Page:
You can thank Rob Manfred for the WPA on this otherwise-ordinary go-ahead hit being so high. With the threat of a zombie runner looming in the bottom of the 10th, leaving the bases loaded would have been catastrophic to the Yankees’ win chances. Not only did Gleyber drive in the go-ahead run, he brought home two more, which made the subsequent zombie runner exponentially less dangerous.

It was also great for Torres on a personal level. After entering the prior day with his OPS at a season-low .703, he finished the season at a torrid 1.107 clip over his last 17 games.

T-3. Giancarlo Slams The Door

September 20th vs. Pirates

WPA: 68.6%

cWPA: 0.14% (T-20th overall)

I mean, come on. A walk-off grand slam down three runs is basically the scenario you come up with playing wiffle ball in the alley, right? The fact that this came mere minutes after Judge belted his 60th homer of the season to send the Yankee Stadium crowd into a frenzy already just made it sweeter.

The exit velocity of 118 mph is something you probably get a bit desensitized to after watching a half-decade of Stanton, Judge, and Gary Sánchez, but I’m sure it’s not something Wil Crowe is used to seeing after the ball leaves his hand. Good lord.

T-3. Donaldson... Something Something Grand Slam Pun

August 17th vs. Rays

WPA: 68.6%

cWPA: 0.55% (2nd overall)

We have the same base/out situation here as Stanton did in September, and though I want to say that the former did it better because he’s Giancarlo Stanton and the other guy is Josh Donaldson, it’s hard to say that the stakes weren’t considerably higher when Donaldson stayed perfectly back on Jalen Beeks’ high-90s heater near the top of the zone to win this one.

Not only was it against the Rays — there’s just a bit more history there than with the Pirates, with all due respect to the 1960 World Series — it’s easy to argue that a failure to come up clutch here could have been utterly catastrophic for the Yankees, who entered August 17th having lost 11 of 13 and would subsequently drop an additional three more. A defeat here takes their lead in the division from 10 games to 8 games, and given that the 7-4 deficit involved Aroldis Chapman allowing three runs in the tenth, it takes the vibes down through the earth’s crust. If the rest of history stays the same, that brings their lead down to a minuscule two games by the first week of September — and who knows what happens from there on out.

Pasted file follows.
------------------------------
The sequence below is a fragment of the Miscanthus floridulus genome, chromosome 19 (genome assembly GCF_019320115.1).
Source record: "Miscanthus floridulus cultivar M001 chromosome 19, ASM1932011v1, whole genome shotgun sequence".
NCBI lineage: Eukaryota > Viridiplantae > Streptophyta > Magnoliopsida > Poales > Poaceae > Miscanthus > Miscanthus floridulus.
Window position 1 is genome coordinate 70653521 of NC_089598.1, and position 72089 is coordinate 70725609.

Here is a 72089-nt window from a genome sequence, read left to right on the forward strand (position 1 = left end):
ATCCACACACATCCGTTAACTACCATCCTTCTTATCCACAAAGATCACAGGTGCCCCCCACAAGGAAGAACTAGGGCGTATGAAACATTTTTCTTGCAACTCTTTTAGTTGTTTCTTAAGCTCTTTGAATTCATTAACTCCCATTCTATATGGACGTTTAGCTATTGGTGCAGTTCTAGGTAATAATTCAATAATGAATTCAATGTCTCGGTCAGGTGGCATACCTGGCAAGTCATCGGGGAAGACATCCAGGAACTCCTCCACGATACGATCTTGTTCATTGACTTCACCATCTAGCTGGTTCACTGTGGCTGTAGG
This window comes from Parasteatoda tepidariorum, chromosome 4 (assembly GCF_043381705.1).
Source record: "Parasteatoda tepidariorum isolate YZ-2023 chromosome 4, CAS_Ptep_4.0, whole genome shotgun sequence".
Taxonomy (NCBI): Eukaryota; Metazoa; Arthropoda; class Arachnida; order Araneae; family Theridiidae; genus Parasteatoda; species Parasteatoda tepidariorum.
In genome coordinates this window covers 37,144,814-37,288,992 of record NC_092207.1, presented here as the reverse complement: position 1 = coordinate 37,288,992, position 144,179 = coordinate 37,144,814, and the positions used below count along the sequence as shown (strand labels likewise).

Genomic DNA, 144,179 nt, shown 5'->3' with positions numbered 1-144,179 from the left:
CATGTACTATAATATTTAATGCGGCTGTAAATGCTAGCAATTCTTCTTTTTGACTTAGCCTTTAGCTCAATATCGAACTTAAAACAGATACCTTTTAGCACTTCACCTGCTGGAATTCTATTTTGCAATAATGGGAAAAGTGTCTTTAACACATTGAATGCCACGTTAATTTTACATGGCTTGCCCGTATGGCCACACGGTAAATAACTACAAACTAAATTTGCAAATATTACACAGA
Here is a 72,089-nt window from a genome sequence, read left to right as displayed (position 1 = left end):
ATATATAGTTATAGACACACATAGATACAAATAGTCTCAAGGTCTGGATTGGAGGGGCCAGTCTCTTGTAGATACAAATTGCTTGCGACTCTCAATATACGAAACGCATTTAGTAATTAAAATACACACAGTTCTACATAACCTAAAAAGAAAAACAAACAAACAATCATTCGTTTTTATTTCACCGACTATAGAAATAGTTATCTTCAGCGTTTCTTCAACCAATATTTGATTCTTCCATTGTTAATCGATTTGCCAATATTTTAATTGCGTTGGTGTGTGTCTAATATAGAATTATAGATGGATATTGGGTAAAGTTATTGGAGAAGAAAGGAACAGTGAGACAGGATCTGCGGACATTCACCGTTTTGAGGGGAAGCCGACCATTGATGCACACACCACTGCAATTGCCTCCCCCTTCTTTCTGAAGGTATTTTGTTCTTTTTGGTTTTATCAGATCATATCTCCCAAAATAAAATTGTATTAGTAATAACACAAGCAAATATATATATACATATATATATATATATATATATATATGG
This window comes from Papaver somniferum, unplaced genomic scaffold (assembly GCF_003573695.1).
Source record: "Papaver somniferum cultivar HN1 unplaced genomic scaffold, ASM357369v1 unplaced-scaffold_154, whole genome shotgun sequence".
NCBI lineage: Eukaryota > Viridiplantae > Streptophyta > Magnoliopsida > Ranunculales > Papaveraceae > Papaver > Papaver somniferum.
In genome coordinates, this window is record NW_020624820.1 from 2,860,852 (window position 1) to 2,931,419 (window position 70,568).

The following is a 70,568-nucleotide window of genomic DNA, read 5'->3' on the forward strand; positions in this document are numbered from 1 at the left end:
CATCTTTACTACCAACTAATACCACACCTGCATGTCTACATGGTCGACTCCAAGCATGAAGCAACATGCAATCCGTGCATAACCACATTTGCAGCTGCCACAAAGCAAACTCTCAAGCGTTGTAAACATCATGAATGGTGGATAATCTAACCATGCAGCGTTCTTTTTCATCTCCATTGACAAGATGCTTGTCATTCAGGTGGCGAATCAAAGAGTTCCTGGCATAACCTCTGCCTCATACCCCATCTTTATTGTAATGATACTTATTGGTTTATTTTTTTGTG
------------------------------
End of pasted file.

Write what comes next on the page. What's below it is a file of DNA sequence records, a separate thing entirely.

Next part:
As bad as this all ended, it could have actually been worse, when you look at it that way!

  1. Aaron Judge (That’s The Tweet)

May 10th vs. Blue Jays

WPA: 80.7%

cWPA: 0.65% (1st overall)

It’s fitting, isn’t it? This is before we knew that Aaron Judge was having, you know, the Aaron Judge season, but it was the start of a stretch that saw him go deep approximately once every eight at-bats for a full month. By the time it was over, it was hard to not see what might be happening. In a season that was fully owned by Aaron Judge, it’s only right that biggest swing of the season — both for any individual game and within the scope of a championship hunt, because turning a win to a loss for a division rival when the standings are still close does a lot for your chances early in the year — belonged to the big man.